The 2023 Fitch Colloquium will bring prominent figures from preservation, art, architecture, science, and technology whose influential work is helping to redefine what the atmosphere is understood to be. Speakers include: Michael Morris, curator, co-creator of The World Weather Network, and Co-Director emeritus of Artangel (UK); Gisela Winckler, Lamont Research Professor at Columbia University’s Lamont-Doherty Earth Observatory and Associate Director of the Geochemistry Division; Shona Illingworth, artist and Professor in Art, Film and Media at the University of Kent (UK), and co-founder of Air Space Tribunal; Giuliana Bruno, historian, Emmet Blakeney Gleason Professor of Visual and Environmental Studies at Harvard University and author of Atmospheres of Projection: Environmentality in Art and Screen Media (Chicago, 2022); Nerea Calvillo, architect and Associate Professor at the Centre for Interdisciplinary Methodologies, University of Warwick (UK) and author of Aeropolis: Queering Air in Toxic Polluted Worlds (Columbia Books on Architecture and the City, 2023); David Gissen, author, designer, Professor of Architecture and Urban History at The New School, and author of Manhattan Atmospheres (Minnesota, 2013); Lindsey Wikstrom, architect, co-founder of Mattaforma, and author of Designing the Forest and Other Mass Timber Futures (Routledge, 2023); Mark Wasiuta, curator, co-director of Critical, Curatorial, and Conceptual Practices program at GSAPP, and co-designer of “Instructions for the Reconstitution of Historical Smog” (2011); Anna Lea Albright, Postdoctoral Researcher, Laboratory for Dynamic Meteorology, Sorbonne University (France); and others.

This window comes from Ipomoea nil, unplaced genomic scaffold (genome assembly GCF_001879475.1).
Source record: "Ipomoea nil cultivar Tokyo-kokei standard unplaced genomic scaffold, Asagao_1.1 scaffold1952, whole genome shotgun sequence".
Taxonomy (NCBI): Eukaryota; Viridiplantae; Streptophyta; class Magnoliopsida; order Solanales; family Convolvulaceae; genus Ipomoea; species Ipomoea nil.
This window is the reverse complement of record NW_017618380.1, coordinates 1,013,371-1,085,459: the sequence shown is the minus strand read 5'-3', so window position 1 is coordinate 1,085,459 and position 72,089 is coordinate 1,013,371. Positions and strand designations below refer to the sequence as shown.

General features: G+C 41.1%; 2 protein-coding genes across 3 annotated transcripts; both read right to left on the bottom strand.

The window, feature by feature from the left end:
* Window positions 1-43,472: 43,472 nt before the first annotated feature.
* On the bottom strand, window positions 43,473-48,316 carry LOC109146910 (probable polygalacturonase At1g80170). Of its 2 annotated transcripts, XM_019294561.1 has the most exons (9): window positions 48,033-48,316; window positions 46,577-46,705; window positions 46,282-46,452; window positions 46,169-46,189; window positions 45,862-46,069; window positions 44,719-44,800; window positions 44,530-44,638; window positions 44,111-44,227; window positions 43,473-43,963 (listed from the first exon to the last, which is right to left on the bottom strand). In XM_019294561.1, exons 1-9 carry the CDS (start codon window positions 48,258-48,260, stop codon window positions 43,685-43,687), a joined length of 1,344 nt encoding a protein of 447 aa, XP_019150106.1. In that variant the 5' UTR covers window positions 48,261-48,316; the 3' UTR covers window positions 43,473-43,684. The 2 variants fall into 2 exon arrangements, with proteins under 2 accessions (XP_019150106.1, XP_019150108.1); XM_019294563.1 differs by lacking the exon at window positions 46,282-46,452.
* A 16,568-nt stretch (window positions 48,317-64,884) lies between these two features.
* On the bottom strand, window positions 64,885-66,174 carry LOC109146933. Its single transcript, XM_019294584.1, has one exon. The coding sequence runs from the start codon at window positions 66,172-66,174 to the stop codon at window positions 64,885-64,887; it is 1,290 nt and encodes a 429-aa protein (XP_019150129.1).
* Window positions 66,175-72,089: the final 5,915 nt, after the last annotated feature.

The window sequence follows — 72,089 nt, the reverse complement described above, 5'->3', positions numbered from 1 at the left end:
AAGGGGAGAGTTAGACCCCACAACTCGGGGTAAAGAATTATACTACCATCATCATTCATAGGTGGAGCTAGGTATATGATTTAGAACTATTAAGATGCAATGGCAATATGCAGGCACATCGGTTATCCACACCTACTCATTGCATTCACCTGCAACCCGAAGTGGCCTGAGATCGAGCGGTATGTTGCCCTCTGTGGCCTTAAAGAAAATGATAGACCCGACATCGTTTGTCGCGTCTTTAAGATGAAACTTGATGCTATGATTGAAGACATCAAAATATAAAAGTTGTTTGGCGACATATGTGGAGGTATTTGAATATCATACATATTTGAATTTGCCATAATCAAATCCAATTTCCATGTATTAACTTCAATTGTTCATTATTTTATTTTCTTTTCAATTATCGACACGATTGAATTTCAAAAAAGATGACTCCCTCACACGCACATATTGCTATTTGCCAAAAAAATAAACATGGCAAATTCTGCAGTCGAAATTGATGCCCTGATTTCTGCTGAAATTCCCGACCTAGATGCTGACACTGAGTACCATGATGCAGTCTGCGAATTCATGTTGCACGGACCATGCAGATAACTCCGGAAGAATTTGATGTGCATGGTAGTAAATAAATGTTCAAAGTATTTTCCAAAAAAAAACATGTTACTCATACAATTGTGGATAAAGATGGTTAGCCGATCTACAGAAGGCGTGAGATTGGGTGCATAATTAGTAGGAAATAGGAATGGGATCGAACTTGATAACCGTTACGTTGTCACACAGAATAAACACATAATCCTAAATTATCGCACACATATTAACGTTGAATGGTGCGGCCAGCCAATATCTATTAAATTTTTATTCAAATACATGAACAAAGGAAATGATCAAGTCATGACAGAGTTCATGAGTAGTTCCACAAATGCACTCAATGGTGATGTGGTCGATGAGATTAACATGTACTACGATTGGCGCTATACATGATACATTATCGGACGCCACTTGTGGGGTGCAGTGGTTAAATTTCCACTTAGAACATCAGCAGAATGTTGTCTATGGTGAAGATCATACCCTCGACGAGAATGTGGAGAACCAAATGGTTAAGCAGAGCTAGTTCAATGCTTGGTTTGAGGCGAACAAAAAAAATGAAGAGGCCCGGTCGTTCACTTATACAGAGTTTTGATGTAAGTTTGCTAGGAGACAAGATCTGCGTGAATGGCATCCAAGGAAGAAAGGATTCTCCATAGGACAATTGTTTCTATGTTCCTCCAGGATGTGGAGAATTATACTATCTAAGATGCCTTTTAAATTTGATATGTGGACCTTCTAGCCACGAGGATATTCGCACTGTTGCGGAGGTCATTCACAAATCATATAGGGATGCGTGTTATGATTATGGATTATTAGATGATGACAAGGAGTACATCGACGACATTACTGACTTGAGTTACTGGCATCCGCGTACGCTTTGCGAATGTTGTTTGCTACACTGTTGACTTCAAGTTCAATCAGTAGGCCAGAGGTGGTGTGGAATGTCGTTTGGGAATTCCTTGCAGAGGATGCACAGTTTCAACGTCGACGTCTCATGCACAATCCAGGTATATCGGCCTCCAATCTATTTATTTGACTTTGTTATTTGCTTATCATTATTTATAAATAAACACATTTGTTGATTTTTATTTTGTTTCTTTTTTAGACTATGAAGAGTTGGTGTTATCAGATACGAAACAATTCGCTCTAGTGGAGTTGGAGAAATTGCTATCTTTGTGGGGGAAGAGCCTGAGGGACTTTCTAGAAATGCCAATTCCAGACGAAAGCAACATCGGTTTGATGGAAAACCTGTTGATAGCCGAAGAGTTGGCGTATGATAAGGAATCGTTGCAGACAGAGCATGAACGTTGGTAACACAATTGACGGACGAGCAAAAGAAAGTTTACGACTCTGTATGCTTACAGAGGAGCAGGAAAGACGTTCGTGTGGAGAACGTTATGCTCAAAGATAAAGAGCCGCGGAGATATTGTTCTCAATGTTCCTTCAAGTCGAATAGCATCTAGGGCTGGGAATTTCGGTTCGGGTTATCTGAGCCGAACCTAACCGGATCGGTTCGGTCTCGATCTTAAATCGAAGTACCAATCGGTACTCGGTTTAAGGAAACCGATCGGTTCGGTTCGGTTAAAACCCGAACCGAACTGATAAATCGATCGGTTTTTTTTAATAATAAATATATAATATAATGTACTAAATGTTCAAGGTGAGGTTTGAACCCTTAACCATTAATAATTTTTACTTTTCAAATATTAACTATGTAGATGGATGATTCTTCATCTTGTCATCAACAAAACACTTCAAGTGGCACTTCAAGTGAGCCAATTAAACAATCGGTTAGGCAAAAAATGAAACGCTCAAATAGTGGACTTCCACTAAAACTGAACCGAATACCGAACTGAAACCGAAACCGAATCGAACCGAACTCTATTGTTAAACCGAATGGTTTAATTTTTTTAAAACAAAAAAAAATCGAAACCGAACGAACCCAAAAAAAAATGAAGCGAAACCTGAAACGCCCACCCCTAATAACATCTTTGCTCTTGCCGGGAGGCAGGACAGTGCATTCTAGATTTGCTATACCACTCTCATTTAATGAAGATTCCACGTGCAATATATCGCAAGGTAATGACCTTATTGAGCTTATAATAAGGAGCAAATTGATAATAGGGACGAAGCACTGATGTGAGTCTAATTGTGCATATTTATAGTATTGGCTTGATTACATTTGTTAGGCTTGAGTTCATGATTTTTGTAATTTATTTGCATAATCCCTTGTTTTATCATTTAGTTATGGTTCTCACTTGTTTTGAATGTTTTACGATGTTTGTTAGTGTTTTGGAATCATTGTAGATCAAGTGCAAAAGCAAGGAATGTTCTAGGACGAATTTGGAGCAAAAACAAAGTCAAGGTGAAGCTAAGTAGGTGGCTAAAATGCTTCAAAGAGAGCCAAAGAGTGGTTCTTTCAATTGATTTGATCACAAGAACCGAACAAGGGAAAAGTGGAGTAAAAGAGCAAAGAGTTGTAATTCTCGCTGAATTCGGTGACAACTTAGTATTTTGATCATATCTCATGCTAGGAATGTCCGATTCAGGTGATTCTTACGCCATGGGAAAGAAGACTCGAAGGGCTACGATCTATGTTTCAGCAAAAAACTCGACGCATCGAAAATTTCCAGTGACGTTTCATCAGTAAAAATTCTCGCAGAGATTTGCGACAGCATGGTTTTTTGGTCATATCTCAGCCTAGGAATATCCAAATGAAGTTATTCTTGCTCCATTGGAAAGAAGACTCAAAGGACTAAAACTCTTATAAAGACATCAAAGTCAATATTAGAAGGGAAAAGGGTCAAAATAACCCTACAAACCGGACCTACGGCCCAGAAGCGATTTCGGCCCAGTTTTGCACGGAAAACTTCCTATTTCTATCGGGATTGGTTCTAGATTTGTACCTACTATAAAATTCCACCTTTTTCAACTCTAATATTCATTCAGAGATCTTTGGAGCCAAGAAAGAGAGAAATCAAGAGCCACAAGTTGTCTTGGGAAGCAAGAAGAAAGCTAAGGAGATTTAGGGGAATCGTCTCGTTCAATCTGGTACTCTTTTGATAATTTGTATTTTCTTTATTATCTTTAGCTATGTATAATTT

These speaker’s projects and research will present new insights about the cultural and physical nature of the atmosphere, offering glimpses into new artistic and scientific understandings of the atmosphere(s) and their implications for forward looking strategies for its preservation.